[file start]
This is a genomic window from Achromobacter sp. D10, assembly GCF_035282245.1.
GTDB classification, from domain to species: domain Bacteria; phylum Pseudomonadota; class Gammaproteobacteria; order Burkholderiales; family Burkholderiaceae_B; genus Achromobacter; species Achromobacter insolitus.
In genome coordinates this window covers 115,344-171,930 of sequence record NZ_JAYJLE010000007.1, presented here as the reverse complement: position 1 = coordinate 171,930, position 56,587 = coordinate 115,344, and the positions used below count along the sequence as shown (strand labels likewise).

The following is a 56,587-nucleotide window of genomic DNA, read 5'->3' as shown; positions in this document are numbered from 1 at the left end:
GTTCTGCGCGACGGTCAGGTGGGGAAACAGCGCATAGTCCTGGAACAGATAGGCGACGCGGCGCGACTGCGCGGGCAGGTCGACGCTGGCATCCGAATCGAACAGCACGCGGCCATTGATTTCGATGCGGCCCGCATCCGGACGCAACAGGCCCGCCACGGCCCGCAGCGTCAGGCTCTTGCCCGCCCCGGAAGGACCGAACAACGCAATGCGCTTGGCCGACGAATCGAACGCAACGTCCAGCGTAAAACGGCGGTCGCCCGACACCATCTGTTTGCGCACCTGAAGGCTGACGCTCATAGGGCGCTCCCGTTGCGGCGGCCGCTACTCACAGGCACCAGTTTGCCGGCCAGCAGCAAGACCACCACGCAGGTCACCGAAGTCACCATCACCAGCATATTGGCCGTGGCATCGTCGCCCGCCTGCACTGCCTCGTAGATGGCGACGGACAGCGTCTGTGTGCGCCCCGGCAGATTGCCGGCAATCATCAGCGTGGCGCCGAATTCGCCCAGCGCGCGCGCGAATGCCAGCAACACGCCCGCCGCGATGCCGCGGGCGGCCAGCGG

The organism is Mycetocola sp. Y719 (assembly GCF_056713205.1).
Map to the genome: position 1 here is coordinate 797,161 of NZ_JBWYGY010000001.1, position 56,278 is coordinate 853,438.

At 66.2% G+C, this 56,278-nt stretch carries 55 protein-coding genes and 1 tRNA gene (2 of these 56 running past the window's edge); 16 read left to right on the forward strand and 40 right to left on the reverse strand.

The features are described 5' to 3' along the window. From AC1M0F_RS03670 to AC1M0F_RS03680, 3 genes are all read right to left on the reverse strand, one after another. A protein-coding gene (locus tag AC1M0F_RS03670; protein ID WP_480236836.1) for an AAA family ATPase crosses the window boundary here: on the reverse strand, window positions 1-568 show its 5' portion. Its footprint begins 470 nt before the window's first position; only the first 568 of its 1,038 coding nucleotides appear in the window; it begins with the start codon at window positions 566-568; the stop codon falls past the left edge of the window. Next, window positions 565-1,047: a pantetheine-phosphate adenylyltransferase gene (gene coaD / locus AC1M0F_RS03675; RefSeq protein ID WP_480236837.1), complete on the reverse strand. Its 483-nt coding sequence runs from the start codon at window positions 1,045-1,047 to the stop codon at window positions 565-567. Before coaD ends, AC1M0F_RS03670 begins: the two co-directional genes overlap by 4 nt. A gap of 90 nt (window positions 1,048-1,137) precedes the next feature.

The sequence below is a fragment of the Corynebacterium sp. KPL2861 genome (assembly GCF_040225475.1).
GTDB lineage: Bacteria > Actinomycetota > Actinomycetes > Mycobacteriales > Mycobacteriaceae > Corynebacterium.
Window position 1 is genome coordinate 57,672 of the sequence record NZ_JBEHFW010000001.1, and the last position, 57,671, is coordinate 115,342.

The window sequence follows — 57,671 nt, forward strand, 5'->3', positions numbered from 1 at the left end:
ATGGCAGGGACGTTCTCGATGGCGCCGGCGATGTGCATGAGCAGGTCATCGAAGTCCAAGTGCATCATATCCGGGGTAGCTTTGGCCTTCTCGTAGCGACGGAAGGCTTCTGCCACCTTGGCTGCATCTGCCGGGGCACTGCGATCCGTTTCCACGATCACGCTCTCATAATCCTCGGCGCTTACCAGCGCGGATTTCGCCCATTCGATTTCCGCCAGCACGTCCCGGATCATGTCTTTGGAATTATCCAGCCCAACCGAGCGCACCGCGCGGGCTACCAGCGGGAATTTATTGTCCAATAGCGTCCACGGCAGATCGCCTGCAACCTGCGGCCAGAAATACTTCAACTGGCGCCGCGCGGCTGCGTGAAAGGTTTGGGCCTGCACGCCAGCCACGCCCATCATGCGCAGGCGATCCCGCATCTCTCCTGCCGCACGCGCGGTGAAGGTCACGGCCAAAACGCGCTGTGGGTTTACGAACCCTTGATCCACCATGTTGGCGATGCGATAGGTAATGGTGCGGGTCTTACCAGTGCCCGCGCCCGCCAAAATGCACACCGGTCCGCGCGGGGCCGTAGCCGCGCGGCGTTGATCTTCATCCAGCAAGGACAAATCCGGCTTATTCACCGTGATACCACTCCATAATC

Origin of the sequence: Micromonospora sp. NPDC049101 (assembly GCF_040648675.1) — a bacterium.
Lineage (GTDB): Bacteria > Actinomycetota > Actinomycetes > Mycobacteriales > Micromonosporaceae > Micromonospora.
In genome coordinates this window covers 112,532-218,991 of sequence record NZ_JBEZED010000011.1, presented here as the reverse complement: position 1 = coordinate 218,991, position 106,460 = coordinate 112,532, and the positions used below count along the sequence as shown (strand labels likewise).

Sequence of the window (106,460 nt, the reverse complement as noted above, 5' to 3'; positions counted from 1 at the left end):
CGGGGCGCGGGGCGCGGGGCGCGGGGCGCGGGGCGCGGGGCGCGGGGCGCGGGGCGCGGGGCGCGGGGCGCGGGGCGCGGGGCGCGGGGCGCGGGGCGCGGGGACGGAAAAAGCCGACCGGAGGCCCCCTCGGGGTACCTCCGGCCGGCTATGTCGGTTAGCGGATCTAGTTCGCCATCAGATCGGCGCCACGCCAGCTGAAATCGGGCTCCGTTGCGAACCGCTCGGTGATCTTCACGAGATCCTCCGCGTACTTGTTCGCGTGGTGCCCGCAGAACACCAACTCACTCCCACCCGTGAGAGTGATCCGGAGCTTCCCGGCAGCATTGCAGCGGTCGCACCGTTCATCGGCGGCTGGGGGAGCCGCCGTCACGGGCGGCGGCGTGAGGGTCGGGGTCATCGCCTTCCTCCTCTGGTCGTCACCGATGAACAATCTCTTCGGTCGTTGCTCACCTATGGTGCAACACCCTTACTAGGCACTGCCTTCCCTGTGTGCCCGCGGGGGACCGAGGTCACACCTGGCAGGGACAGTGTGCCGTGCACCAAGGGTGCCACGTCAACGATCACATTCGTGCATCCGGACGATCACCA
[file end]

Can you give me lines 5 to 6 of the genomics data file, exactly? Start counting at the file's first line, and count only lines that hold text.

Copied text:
GTTCTGCGCGACGGTCAGGTGGGGAAACAGCGCATAGTCCTGGAACAGATAGGCGACGCGGCGCGACTGCGCGGGCAGGTCGACGCTGGCATCCGAATCGAACAGCACGCGGCCATTGATTTCGATGCGGCCCGCATCCGGACGCAACAGGCCCGCCACGGCCCGCAGCGTCAGGCTCTTGCCCGCCCCGGAAGGACCGAACAACGCAATGCGCTTGGCCGACGAATCGAACGCAACGTCCAGCGTAAAACGGCGGTCGCCCGACACCATCTGTTTGCGCACCTGAAGGCTGACGCTCATAGGGCGCTCCCGTTGCGGCGGCCGCTACTCACAGGCACCAGTTTGCCGGCCAGCAGCAAGACCACCACGCAGGTCACCGAAGTCACCATCACCAGCATATTGGCCGTGGCATCGTCGCCCGCCTGCACTGCCTCGTAGATGGCGACGGACAGCGTCTGTGTGCGCCCCGGCAGATTGCCGGCAATCATCAGCGTGGCGCCGAATTCGCCCAGCGCGCGCGCGAATGCCAGCAACACGCCCGCCGCGATGCCGCGGGCGGCCAGCGG

The organism is Mycetocola sp. Y719 (assembly GCF_056713205.1).